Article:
An authentic 80s M.U.S.C.L.E. poster is actually considered uncommon (similar to Satan Cross), and there are a lot of reproduction versions out there. I still have mine from childhood (and my ring, figures, and trash cans too!). It showed 233 of the figures, but only #001 and #002 had names (as previously mentioned). It also included a little star in the corner of each block to make the poster a big checklist for you. Satan Cross, MuscleMan (Wrestling Ring version), and Terri-Bull (Wrestling Ring version) are not pictured on the poster.
The cool thing about the poster is you could only get it the old school way of collecting proof of purchases! I got mine like that (still waiting on my rocket firing Boba Fett though!). It was advertised on the 4 and 28-packs which also included the “form” to fill out. Then you could wait (no instant gratification in the 80s!) 8-10 weeks for it to arrive!
While maybe not the worst extra, the Battlin’ Belt is pretty disappointing. I remember seeing it in the store… or on TV… anyway, it looked cool. You could carry your figures around with you on a belt that doubles as a ring in which you could fight them! In reality, it only held 10 figures (and remember, these guys are small). The part that was most disappointing was the size of the “ring” – that being a little less than 2″ x 2″. It barely fit 2 figures, let alone provide room to move them about and fight. But hey, you could look totally tubular when you wore the belt to the playground!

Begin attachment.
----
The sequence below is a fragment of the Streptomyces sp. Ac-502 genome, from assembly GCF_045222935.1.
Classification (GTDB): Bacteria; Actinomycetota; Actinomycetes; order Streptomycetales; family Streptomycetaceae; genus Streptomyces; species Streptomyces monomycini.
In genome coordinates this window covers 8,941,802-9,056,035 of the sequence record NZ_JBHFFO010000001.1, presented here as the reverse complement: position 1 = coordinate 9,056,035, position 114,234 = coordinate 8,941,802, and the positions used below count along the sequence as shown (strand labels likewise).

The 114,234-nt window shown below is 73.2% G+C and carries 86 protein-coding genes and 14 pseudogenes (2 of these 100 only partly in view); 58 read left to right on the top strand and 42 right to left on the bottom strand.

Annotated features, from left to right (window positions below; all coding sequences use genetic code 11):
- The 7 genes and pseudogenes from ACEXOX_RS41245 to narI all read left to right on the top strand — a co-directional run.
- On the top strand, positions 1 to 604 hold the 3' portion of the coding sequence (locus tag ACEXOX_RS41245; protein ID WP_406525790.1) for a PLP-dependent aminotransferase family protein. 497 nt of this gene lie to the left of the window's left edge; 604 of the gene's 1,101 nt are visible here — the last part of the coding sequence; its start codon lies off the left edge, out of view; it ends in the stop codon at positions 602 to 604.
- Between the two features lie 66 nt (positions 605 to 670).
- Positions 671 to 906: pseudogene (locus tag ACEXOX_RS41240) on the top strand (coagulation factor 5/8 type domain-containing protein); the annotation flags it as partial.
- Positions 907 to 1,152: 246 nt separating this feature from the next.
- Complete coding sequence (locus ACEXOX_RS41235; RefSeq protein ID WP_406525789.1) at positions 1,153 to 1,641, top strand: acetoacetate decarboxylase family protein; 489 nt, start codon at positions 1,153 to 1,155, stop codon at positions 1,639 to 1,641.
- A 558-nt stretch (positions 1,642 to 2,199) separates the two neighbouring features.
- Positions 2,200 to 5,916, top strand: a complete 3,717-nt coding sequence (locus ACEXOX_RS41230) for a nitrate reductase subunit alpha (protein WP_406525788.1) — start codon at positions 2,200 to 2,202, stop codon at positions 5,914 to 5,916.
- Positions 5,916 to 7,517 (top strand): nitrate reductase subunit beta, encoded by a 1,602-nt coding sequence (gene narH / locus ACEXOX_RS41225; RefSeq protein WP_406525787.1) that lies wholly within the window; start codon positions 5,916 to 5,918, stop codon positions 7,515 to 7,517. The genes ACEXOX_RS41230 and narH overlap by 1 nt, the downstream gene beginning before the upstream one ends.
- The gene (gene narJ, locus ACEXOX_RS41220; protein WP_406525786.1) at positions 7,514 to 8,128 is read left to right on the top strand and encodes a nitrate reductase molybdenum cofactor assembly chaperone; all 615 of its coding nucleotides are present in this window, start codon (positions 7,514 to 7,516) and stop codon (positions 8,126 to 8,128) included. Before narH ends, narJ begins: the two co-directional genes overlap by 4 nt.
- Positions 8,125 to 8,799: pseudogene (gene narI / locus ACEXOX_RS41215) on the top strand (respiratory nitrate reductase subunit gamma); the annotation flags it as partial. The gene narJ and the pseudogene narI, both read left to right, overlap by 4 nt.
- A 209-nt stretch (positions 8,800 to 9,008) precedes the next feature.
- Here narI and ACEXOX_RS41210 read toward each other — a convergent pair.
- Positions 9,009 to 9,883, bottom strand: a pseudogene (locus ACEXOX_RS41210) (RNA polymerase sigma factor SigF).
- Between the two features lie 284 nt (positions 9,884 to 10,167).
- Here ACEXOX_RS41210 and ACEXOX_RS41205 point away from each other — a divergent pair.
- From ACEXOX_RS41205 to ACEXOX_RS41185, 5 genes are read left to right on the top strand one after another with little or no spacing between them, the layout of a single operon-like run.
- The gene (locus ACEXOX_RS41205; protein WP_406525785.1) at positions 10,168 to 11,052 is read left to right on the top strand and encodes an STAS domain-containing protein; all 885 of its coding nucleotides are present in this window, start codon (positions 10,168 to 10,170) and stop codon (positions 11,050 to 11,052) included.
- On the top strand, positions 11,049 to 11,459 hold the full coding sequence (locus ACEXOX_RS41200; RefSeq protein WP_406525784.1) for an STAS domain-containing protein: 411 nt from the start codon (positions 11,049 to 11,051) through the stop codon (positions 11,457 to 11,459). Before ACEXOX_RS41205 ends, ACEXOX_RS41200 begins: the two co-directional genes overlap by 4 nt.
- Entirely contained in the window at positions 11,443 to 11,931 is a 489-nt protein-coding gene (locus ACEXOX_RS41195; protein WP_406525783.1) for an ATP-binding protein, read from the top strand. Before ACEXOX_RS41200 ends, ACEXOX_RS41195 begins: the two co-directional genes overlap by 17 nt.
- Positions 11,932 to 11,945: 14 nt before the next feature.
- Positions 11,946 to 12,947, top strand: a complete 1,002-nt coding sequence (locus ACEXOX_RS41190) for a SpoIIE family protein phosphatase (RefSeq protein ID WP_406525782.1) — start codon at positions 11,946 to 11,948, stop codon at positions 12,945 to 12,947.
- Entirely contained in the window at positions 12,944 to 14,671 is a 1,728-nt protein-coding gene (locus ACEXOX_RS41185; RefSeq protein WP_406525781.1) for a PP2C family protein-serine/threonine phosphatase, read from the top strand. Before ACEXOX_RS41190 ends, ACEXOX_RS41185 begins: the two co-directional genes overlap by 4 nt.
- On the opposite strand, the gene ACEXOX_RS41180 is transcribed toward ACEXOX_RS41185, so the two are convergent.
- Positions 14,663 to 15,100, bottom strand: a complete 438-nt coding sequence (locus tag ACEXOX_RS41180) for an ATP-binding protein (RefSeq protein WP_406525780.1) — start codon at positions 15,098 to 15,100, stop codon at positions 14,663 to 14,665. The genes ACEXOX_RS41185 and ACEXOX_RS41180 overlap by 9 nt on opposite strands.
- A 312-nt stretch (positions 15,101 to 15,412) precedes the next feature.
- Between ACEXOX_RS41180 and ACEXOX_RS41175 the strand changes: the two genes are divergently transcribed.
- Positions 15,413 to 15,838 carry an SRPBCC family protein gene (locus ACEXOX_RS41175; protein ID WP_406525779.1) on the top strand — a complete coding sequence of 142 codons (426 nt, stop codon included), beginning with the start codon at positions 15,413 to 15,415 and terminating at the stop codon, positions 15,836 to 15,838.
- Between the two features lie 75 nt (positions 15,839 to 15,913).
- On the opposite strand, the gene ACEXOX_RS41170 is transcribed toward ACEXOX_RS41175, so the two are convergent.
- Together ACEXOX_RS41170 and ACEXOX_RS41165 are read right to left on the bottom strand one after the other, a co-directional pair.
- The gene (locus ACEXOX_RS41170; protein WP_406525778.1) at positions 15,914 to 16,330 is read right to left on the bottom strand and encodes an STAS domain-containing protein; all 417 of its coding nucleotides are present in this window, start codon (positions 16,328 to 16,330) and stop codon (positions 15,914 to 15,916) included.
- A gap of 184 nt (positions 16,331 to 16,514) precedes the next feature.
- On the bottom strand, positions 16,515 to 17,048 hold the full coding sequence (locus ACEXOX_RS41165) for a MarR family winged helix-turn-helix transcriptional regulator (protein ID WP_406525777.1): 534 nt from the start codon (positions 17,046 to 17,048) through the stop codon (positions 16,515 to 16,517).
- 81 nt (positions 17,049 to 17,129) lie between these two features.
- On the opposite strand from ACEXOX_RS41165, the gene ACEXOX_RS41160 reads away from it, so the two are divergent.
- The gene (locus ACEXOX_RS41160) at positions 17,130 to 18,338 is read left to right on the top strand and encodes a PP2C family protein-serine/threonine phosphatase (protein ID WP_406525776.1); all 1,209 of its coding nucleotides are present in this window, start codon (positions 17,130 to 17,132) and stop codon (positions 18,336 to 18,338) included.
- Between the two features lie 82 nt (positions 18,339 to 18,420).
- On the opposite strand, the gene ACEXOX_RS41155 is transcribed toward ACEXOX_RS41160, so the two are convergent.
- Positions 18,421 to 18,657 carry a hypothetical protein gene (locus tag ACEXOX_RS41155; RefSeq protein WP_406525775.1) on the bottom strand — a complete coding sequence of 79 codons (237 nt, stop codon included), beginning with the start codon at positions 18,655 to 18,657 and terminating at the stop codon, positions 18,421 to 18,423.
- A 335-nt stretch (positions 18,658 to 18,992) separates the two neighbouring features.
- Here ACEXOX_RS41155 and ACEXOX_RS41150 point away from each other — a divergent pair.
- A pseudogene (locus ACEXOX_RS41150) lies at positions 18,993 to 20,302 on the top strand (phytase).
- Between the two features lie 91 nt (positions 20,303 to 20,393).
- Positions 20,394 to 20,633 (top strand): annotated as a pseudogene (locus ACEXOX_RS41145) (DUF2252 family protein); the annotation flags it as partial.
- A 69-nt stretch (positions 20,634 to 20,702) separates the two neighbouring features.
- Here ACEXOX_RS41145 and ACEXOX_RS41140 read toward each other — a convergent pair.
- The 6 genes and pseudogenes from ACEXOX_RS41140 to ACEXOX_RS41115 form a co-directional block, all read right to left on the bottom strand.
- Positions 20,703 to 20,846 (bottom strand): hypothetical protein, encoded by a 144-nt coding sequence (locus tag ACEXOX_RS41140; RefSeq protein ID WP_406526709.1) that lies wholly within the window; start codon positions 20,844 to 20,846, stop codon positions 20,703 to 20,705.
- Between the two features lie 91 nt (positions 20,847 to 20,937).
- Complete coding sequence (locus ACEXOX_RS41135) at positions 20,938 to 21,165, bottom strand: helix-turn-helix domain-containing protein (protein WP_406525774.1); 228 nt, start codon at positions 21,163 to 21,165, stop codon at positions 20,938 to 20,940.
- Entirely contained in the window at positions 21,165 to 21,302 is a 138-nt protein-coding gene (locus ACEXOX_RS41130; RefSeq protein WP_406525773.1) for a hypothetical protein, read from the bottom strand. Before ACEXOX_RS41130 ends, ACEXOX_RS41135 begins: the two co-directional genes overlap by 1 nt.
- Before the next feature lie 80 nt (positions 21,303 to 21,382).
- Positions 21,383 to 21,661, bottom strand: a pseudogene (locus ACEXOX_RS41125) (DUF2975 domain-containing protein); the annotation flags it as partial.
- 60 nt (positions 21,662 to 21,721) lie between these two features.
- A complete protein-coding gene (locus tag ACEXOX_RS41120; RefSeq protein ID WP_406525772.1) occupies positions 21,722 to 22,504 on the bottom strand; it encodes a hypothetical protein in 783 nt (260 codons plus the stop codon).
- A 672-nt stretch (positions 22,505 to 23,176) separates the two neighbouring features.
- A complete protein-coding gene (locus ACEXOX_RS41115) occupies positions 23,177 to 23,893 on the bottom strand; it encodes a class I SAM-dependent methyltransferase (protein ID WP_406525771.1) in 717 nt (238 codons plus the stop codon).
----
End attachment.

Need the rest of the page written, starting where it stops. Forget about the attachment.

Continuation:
I didn’t have the board game, so I can’t comment on it too much. The main thing to note here are the grape figures I mentioned in the color section: this was the only place you could get them. There were 5 grape and 5 green. The green are teh same figures as were available in the 4, 10, and 28-packs with one exception: Terri-Bull in green was only available here (and was the same sculpt as the exclusive pink one in the wrestling ring).
Last and definitely not least, we come to the video game called M.U.S.C.L.E. Tag Team Match. Where you’d expect someone like me who is a vintage video game lover, an NES game collector, and a M.U.S.C.L.E. collector would love this combination, it really isn’t so great. The gameplay was pretty lame, and the 8 available characters barely resembled the M.U.S.C.L.E. figures, but hey- the music is radical! Many completionist collectors will want to have a copy, just because!
How to start collecting MUSCLE Figures
If you are looking to getting into collecting, I’d recommend you start by buying lots. It is cheapest and easiest to get most of them this way (each figure for only $0.50-$1 on average). You’ll end up with a lot of extras, but then they can lurk everywhere around your house. I actually got 234 out of the 236 through buying lots. I had to buy Satan Cross (about $50) and one common one (#125 for about $3) individually.
So there you have it! My quick intro and summary of the world of M.U.S.C.L.E.collecting. I put some links here for you to check out as well as to learn more! There are a lot of far more knowledgable collectors out there. Aside from the reference websites, consider joining the little rubber guys forum if you need expert help! Still wondering if you should dive into collecting them,? Mattel makes me want to collect them all with their description: “They’re Weird, Wild Wrestlers! Hundreds of different figures!” So why are you waiting? “Collect ’em! Trade ’em! Build your own tag team!”